Wednesday, May 4, 2011

More Traveling Benches

Years ago I took a class with Tod Herrli at Olde Mill Cabinet Shoppe on making a panel raiser plane. When Tod teaches on the road, he brings with him a petite, but fully functional workbench (first photo). 

The removable shelving unit underneath the benchtop adds weight when handplaning. The face and tail vises are beefy. Cubbies of tool holders hang on the back edge of the benchtop by way of hooked arms.  

After my last post about portable work surfaces, I got an email from Greg Miller of Western Australia who shared with me some of the cool workbenches he's made (remaining five photos). You can read his posts here and here.

Greg writes:

I call it my “Saw Stool on Steroids”. When I am doing joinery repairs on site, it is just perfect. Plenty of holding power with two vices, solid as a rock, and the right height for hand planing, chopping mortices, etc. I also use it for teaching, as people can easily gather round it. Since I wrote that post I have added wheels on one end. These are arranged so they engage when you lift one end by the tail vice handle. It works like a steering wheel!  Wheeling it around my customers’ houses to get nearer to the action was made easier by sticking a pair of wheels on one end. 

I also do woodworking with kids and have cooked up a bench that works really well for the stuff I do with them. I now have 5 of them, and they are portable in that they are not too heavy – but they stack really nicely, too. They are a range of heights, as I do woodworking with kids from about age 3 upwards.   

Now that we have so many choices in building our own portable workbench, the question remains: Where should we add the handle so it can be designated as "carry-on luggage"?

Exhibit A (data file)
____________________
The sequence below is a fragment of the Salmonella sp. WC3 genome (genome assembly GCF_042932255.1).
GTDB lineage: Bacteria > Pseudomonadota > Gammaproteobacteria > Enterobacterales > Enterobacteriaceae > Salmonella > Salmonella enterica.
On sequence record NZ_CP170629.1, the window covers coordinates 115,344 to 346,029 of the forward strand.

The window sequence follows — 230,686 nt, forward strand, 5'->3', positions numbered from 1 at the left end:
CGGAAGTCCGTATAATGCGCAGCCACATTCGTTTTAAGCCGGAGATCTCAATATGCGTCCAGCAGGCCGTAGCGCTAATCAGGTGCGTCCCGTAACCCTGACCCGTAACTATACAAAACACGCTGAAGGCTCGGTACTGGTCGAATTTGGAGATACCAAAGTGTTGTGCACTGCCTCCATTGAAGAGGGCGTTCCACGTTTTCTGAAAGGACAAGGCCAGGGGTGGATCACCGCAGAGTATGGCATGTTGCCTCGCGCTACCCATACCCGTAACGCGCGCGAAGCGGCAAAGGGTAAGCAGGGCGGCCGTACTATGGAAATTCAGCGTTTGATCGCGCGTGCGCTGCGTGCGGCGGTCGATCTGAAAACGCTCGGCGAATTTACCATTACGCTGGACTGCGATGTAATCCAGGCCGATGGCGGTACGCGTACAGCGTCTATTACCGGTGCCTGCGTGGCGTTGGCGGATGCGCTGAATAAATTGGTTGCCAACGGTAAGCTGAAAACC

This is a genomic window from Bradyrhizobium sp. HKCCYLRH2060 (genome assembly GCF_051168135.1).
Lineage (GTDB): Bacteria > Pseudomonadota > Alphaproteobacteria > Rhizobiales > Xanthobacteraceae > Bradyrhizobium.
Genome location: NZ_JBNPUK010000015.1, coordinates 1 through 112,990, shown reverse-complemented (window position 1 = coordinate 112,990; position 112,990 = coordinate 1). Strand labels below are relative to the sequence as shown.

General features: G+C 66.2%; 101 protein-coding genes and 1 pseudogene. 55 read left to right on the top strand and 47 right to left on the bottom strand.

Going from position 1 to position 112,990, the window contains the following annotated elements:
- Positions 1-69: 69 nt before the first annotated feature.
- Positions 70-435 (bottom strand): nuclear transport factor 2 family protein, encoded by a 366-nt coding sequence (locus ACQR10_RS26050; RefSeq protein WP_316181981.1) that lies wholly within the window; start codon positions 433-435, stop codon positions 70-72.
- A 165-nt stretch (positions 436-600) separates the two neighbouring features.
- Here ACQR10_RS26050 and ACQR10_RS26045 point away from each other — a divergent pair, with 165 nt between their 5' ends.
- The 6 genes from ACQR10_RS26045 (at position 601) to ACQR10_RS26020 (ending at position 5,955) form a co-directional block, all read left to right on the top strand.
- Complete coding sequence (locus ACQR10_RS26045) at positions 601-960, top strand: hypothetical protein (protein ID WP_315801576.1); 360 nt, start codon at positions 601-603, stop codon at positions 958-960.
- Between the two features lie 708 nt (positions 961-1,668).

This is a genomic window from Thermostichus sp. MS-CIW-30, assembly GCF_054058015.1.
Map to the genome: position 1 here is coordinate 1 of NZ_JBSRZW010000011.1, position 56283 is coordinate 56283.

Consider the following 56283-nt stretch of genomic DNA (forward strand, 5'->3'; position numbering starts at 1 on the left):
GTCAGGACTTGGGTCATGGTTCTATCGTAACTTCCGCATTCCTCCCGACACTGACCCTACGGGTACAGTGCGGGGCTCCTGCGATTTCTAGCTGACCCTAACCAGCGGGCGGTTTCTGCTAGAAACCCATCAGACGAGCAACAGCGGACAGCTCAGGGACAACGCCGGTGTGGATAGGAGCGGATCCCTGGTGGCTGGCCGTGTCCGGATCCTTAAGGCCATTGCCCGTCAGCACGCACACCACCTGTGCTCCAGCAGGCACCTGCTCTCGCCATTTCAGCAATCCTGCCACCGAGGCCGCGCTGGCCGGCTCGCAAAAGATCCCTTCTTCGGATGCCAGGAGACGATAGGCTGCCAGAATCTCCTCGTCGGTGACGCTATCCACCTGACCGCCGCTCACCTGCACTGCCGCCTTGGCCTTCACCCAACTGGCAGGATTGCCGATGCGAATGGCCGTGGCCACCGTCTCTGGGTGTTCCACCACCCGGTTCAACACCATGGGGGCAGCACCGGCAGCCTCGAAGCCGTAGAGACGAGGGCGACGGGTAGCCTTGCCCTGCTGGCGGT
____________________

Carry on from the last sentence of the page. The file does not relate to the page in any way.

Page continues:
Larry Williams said...


We have a couple of these we made for traveling.

Unknown said...

A few of those look like glorified saw horses.

BarbS said...

What a great selection of 'portable' benches! I love seeing design ideas for these. And Larry, yours has an ideal tail vise, though it looks too big to be called 'portable.' It would be Heavy to move! So, Kari, have you decided on one to build for yourself?

Roger Nixon said...

A couple more ideas
1)Scott Grandstaff
2)Jr Strasil's demo bench

Anonymous said...

thanks Mrs Kari for more Ideas of benches

Kari Hultman said...

Larry, your traveling bench is nicer than my permanent bench!

John, the splayed legs and thin tops do bring to mind saw horses.

Barb, aren't they cool? I'd love to build a portable workbench someday....maybe more based on all these great ideas.

Roger, thanks for the links! Excellent.

My pleasure, Mr. Jim. ; )

Joe said...


I'm curious about your experiences at Todd Herli's classes. I am getting back into woodworking after many years of being away and am thinking taking one, and would like to here from someone who has been to Tod's classes. I would be taking first level classes. I have his video and love it.

Can you offer any information or is would that be too difficult for the site.

Does Todd ever travel to the Rocky Mountain Region to teach? I live in Denver and that woudld be very convenient and economical for me.

Joe Anderson

Kari Hultman said...

Joe, Tod is an excellent instructor in my opinion. He moves along quickly but is very clear and very good at demonstrating. Here is information on his upcoming classes:

Super Handyman Dave said...

going to make one asap.Dave